The Magicians

by Lev Grossman

The Magicians by Lev Grossman

I wish that this book wasn’t so crappy, that or that Lev Grossman wasn’t such a good writer because this book was a wasted opportunity. There are so many problems that I don’t know quite where to begin… One of the largest problems is that Grossman has attempted to write an Urban Fantasy. Unfortunately, this genre doesn’t exist and I’d be willing to wager that the Venn Diagram that includes fantasy fans and those who read urban novels doesn’t exactly have a large cross section. Read More »

The Mysterious Benedict Society

by Trenton Lee Stewart

The Mysterious Benedict Society by Trenton Lee Stewart

THIS is the kind of middle grade novel I love to read. The largest difficulty I encounter in the middle grade novel is that the author feels a need to dumb it down. Or when they try to be clever, they oversell it. The Mysterious Benedict Society was a refreshing change. Read More »

Full Dark House

by Christopher Fowler

Full Dark House by Christopher Fowler

Sometimes I get all book snobby, and feel like I know what a book will be like just by picking it up. When I picked up Full Dark House I expected something like a Jasper Fforde novel (which we know that I love) and I didn’t quite get it. Not that I didn’t enjoy Fowler’s novel, because I did. Read More »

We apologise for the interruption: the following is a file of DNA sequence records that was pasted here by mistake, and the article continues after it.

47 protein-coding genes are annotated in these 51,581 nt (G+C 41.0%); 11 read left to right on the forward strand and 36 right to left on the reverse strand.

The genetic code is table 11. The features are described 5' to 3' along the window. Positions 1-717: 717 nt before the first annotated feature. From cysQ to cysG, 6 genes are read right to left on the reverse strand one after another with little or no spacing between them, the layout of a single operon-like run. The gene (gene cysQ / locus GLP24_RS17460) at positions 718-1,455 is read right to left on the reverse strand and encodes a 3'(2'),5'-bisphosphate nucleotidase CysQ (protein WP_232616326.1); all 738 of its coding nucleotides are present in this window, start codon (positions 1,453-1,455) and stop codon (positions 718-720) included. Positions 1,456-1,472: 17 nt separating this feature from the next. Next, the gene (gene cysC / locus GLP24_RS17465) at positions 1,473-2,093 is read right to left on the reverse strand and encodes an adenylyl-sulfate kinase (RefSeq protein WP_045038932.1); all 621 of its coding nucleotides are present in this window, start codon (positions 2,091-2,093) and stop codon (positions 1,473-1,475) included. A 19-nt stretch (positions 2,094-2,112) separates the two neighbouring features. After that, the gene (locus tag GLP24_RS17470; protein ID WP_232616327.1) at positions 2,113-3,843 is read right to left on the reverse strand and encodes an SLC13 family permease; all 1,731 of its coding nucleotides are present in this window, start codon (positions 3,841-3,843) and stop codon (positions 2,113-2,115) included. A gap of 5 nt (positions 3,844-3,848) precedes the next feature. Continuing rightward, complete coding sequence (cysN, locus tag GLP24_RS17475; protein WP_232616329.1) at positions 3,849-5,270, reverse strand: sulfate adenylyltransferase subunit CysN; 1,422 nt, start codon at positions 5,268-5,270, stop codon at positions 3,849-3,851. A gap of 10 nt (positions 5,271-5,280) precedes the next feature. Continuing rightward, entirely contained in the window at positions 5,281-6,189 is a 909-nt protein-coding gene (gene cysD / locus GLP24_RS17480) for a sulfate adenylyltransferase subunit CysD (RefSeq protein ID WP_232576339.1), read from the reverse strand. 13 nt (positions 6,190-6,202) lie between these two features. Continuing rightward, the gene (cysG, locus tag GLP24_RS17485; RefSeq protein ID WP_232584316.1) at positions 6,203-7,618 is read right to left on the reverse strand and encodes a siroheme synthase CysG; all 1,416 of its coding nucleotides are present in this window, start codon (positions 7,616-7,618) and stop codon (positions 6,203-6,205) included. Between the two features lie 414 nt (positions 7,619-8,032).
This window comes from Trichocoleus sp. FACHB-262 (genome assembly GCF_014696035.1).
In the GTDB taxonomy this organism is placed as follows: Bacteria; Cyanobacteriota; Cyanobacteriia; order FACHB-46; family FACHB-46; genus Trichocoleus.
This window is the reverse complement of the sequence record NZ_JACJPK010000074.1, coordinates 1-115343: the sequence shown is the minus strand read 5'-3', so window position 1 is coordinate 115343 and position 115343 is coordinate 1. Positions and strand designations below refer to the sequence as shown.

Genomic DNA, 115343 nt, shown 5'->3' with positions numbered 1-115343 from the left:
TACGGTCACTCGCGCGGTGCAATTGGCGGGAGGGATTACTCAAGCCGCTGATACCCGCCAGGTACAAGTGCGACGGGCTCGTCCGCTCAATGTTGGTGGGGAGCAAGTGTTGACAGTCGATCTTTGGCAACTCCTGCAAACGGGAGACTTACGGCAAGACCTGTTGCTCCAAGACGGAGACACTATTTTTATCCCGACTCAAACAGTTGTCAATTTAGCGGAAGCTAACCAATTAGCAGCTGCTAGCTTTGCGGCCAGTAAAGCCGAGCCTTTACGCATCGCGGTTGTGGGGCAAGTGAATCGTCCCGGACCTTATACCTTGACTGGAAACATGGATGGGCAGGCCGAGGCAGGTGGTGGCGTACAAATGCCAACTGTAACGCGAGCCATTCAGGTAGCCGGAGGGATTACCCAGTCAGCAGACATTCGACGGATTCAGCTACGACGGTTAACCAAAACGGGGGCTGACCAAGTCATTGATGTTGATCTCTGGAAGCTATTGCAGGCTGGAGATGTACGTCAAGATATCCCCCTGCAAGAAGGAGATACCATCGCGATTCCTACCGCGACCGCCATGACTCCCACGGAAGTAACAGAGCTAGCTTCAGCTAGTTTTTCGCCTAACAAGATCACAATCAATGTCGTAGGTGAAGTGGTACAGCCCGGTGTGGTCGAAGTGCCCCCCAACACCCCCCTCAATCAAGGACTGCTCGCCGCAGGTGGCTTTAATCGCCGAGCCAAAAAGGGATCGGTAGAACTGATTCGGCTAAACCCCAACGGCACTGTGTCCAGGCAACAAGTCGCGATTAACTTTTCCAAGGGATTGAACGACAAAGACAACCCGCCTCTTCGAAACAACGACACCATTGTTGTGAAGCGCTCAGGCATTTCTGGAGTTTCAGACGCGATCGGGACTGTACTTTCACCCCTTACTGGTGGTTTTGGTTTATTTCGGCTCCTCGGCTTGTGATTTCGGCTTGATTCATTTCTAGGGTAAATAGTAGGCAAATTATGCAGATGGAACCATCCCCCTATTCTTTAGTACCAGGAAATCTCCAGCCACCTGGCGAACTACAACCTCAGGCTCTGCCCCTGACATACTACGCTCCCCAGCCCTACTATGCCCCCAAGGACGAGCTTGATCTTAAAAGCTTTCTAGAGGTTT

Don’t Mind if I Do

by George Hamilton and William Stadiem

Why did I want to read about the life of the darkly tanned old Hollywood lothario? Why, not? And that pretty much sums up George Hamilton’s philosophy on life, at least according to himself. Before picking up this book I knew very little about George Hamilton. After reading it, I don’t necessarily feel like he is an old friend, but it was a fun read. Read More »

The Vikings: A History

by Robert Ferguson

This book took me forever to read, and I am not a slow reader. One of its chief problems is clear lack of thesis or theme. It follows the vikings throughout what we consider the viking age. Though most books follow the conquest of Great Britain, and possibly the new world–this novel followed the viking’s conquest of every place at every time. Read More »

American Priestess: The Extraordinary Story of Anna Spafford and the American Colony in Jerusalem

by Jane Fletcher Geniesse

When I picked out this book highly discounted I knew nothing about the American Colony. It sounded vaguely familiar, almost as though in my internet ramblings, I’d stumbled across a wikipedia article… but after having read the history, I am certain that I’d never known about the group that went to Jerusalem to await the second coming. The book chronicles the life of Anna Spafford who would transform from a poor Norwegian Immigrant to a powerful ‘religious’ leader in Jerusalem. Read More »

The Whiskey Rebels

by David Liss

This book again demonstrates why I dislike historical fiction. Why, oh why, can an author not stay within the scope of one or two events from history as opposed to everything that happened. Read More »